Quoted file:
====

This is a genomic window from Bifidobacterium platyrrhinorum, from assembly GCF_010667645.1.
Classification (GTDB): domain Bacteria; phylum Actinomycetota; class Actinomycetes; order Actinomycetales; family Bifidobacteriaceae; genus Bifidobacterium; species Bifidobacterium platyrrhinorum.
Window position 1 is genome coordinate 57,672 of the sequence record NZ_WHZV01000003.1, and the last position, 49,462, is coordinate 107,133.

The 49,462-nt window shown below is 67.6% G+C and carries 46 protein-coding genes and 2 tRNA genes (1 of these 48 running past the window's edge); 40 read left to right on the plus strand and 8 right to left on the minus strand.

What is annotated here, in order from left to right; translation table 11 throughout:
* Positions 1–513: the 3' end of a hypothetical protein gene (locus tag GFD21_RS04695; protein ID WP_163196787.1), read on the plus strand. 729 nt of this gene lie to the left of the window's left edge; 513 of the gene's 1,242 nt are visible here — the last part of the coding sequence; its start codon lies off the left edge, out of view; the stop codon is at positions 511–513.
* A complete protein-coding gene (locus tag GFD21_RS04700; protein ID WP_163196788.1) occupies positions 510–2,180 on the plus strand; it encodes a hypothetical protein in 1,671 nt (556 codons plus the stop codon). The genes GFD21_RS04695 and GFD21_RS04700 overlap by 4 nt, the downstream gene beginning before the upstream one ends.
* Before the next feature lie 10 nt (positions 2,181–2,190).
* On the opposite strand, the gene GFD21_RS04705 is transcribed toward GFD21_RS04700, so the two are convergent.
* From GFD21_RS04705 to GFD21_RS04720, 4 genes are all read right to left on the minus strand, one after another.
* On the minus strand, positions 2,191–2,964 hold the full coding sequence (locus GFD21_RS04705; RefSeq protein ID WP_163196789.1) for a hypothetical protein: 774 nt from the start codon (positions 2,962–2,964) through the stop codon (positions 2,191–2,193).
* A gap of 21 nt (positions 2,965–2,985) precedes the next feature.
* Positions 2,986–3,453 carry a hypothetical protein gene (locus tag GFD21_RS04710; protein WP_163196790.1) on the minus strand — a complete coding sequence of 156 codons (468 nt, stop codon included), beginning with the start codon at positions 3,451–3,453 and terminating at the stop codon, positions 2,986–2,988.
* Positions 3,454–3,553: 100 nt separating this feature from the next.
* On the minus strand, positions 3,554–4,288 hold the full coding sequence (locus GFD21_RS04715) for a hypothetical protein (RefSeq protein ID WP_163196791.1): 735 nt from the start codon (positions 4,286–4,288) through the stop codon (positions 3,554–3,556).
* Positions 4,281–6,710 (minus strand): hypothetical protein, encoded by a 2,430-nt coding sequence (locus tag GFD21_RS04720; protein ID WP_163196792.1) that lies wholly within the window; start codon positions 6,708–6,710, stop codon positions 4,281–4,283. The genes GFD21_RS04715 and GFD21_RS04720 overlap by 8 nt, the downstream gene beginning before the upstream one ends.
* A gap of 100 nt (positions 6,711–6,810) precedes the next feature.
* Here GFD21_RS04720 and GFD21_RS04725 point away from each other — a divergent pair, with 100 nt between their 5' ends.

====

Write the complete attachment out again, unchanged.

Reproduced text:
This is a genomic window from Bifidobacterium platyrrhinorum, from assembly GCF_010667645.1.
Classification (GTDB): domain Bacteria; phylum Actinomycetota; class Actinomycetes; order Actinomycetales; family Bifidobacteriaceae; genus Bifidobacterium; species Bifidobacterium platyrrhinorum.
Window position 1 is genome coordinate 57,672 of the sequence record NZ_WHZV01000003.1, and the last position, 49,462, is coordinate 107,133.

The 49,462-nt window shown below is 67.6% G+C and carries 46 protein-coding genes and 2 tRNA genes (1 of these 48 running past the window's edge); 40 read left to right on the plus strand and 8 right to left on the minus strand.

What is annotated here, in order from left to right; translation table 11 throughout:
* Positions 1–513: the 3' end of a hypothetical protein gene (locus tag GFD21_RS04695; protein ID WP_163196787.1), read on the plus strand. 729 nt of this gene lie to the left of the window's left edge; 513 of the gene's 1,242 nt are visible here — the last part of the coding sequence; its start codon lies off the left edge, out of view; the stop codon is at positions 511–513.
* A complete protein-coding gene (locus tag GFD21_RS04700; protein ID WP_163196788.1) occupies positions 510–2,180 on the plus strand; it encodes a hypothetical protein in 1,671 nt (556 codons plus the stop codon). The genes GFD21_RS04695 and GFD21_RS04700 overlap by 4 nt, the downstream gene beginning before the upstream one ends.
* Before the next feature lie 10 nt (positions 2,181–2,190).
* On the opposite strand, the gene GFD21_RS04705 is transcribed toward GFD21_RS04700, so the two are convergent.
* From GFD21_RS04705 to GFD21_RS04720, 4 genes are all read right to left on the minus strand, one after another.
* On the minus strand, positions 2,191–2,964 hold the full coding sequence (locus GFD21_RS04705; RefSeq protein ID WP_163196789.1) for a hypothetical protein: 774 nt from the start codon (positions 2,962–2,964) through the stop codon (positions 2,191–2,193).
* A gap of 21 nt (positions 2,965–2,985) precedes the next feature.
* Positions 2,986–3,453 carry a hypothetical protein gene (locus tag GFD21_RS04710; protein WP_163196790.1) on the minus strand — a complete coding sequence of 156 codons (468 nt, stop codon included), beginning with the start codon at positions 3,451–3,453 and terminating at the stop codon, positions 2,986–2,988.
* Positions 3,454–3,553: 100 nt separating this feature from the next.
* On the minus strand, positions 3,554–4,288 hold the full coding sequence (locus GFD21_RS04715) for a hypothetical protein (RefSeq protein ID WP_163196791.1): 735 nt from the start codon (positions 4,286–4,288) through the stop codon (positions 3,554–3,556).
* Positions 4,281–6,710 (minus strand): hypothetical protein, encoded by a 2,430-nt coding sequence (locus tag GFD21_RS04720; protein ID WP_163196792.1) that lies wholly within the window; start codon positions 6,708–6,710, stop codon positions 4,281–4,283. The genes GFD21_RS04715 and GFD21_RS04720 overlap by 8 nt, the downstream gene beginning before the upstream one ends.
* A gap of 100 nt (positions 6,711–6,810) precedes the next feature.
* Here GFD21_RS04720 and GFD21_RS04725 point away from each other — a divergent pair, with 100 nt between their 5' ends.